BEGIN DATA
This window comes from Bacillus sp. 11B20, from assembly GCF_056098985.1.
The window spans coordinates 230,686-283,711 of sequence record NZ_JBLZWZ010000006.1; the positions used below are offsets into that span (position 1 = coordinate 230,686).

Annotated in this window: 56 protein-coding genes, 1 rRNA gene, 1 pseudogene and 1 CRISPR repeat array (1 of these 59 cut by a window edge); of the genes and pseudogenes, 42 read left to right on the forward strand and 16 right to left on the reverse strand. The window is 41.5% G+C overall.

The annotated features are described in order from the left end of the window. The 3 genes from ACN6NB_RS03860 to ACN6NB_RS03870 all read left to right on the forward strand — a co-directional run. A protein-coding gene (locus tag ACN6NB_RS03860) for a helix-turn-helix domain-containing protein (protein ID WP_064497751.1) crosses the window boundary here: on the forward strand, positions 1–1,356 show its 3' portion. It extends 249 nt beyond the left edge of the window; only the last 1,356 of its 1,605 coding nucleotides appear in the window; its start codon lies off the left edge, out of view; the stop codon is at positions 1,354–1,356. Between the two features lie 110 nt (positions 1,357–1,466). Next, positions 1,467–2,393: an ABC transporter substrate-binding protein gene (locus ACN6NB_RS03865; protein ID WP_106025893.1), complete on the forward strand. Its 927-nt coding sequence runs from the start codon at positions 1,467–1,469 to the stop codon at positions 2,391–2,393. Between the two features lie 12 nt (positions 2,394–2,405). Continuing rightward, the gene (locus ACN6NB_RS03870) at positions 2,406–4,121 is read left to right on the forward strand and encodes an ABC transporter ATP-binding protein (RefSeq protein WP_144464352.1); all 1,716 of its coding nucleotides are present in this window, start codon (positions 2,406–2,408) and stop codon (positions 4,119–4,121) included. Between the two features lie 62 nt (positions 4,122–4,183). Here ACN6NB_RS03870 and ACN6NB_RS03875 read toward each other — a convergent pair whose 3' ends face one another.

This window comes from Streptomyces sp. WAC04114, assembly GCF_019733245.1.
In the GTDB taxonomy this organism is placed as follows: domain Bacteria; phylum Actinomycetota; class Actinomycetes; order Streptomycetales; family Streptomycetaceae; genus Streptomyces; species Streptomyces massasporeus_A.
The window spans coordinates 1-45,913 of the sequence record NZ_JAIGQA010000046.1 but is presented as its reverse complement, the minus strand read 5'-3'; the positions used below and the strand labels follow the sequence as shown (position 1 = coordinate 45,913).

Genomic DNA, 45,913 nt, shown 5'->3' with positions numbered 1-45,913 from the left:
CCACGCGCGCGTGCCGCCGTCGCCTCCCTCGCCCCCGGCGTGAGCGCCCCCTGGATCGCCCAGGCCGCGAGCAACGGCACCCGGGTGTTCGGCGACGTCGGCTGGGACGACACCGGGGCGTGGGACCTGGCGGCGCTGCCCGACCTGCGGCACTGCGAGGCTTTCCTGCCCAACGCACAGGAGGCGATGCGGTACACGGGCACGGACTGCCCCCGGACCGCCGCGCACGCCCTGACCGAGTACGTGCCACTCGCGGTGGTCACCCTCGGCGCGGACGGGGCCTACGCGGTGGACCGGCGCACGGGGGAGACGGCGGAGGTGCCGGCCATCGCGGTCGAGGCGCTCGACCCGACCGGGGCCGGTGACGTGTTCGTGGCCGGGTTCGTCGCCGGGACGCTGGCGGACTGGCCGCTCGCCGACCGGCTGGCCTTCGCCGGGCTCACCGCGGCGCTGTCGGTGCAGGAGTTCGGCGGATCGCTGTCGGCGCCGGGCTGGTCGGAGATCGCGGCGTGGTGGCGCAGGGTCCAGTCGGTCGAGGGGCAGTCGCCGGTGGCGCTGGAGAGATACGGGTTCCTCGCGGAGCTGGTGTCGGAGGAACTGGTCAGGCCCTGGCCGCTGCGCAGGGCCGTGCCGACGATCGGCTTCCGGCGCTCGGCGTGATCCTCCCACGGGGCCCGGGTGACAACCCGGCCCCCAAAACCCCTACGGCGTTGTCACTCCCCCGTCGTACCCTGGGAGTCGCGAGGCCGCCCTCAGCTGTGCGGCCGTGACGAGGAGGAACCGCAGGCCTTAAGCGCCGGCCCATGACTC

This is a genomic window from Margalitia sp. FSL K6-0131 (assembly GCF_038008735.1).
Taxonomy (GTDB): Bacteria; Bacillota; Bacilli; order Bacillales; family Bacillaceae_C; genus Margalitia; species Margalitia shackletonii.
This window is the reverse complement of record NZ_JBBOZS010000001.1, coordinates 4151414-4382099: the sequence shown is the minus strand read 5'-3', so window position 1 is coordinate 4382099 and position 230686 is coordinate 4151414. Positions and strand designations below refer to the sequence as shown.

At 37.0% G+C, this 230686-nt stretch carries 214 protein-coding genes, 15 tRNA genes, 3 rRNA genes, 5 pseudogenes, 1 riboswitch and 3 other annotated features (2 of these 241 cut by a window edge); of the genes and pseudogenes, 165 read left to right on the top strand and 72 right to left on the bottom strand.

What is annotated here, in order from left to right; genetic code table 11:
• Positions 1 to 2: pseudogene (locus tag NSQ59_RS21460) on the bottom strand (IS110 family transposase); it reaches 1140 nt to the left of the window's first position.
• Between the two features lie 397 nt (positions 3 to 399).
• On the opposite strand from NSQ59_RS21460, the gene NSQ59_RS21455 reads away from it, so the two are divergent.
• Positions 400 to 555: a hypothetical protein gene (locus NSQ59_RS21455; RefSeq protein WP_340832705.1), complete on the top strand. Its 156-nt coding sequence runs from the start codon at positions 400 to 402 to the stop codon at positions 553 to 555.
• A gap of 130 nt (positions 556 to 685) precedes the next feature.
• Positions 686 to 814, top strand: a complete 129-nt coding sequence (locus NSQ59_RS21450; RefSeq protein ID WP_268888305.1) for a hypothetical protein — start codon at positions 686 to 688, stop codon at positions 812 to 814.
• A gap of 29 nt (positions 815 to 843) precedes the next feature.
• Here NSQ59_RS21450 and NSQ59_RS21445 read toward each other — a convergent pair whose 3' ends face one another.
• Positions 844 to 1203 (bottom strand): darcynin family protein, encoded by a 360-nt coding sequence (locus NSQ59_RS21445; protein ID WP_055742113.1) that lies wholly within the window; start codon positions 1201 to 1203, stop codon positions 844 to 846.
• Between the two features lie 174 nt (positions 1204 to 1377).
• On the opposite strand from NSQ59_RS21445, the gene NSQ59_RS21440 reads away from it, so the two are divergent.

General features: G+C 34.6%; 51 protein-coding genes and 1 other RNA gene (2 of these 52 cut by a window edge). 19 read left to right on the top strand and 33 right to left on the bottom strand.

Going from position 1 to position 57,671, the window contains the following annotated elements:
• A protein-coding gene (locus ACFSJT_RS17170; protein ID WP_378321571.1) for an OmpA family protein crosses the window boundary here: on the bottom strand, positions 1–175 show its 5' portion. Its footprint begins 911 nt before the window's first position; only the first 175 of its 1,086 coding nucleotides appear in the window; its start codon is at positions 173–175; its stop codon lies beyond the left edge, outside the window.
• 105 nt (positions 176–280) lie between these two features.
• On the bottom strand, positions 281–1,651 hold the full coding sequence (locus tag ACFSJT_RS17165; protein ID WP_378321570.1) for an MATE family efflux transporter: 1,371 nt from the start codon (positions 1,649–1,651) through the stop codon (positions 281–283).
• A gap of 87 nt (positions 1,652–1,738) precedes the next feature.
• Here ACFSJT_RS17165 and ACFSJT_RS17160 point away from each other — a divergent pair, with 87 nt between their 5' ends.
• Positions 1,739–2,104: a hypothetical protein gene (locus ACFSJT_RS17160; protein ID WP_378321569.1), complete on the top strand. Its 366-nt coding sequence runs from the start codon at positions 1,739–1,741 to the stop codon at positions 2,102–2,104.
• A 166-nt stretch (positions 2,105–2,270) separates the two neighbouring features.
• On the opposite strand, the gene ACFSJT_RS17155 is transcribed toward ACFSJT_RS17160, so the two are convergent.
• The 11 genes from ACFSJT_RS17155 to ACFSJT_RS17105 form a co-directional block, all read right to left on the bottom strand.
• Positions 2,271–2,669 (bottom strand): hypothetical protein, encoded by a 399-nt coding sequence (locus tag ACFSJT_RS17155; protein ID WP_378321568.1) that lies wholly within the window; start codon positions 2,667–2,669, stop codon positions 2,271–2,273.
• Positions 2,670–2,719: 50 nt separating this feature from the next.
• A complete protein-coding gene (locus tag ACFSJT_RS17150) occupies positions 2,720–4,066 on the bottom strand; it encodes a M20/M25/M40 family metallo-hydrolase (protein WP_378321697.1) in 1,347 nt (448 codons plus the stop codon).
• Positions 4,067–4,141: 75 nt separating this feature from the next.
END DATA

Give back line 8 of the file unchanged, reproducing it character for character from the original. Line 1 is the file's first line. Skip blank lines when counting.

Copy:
Genomic DNA, 45,913 nt, shown 5'->3' with positions numbered 1-45,913 from the left: